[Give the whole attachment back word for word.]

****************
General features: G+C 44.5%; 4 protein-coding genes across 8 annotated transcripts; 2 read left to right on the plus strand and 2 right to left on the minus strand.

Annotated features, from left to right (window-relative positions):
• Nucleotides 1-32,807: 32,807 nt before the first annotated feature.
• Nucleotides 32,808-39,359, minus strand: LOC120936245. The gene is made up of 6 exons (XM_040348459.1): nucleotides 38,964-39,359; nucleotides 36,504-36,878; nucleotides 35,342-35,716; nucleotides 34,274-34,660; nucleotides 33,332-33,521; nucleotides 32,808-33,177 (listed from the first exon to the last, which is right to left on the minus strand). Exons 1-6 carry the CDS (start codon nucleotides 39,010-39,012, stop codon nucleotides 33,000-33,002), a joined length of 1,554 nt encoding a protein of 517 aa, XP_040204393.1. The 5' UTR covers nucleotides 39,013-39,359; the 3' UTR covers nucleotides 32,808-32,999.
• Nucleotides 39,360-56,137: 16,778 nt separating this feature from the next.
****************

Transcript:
General features: G+C 44.5%; 4 protein-coding genes across 8 annotated transcripts; 2 read left to right on the plus strand and 2 right to left on the minus strand.

Annotated features, from left to right (window-relative positions):
• Nucleotides 1-32,807: 32,807 nt before the first annotated feature.
• Nucleotides 32,808-39,359, minus strand: LOC120936245. The gene is made up of 6 exons (XM_040348459.1): nucleotides 38,964-39,359; nucleotides 36,504-36,878; nucleotides 35,342-35,716; nucleotides 34,274-34,660; nucleotides 33,332-33,521; nucleotides 32,808-33,177 (listed from the first exon to the last, which is right to left on the minus strand). Exons 1-6 carry the CDS (start codon nucleotides 39,010-39,012, stop codon nucleotides 33,000-33,002), a joined length of 1,554 nt encoding a protein of 517 aa, XP_040204393.1. The 5' UTR covers nucleotides 39,013-39,359; the 3' UTR covers nucleotides 32,808-32,999.
• Nucleotides 39,360-56,137: 16,778 nt separating this feature from the next.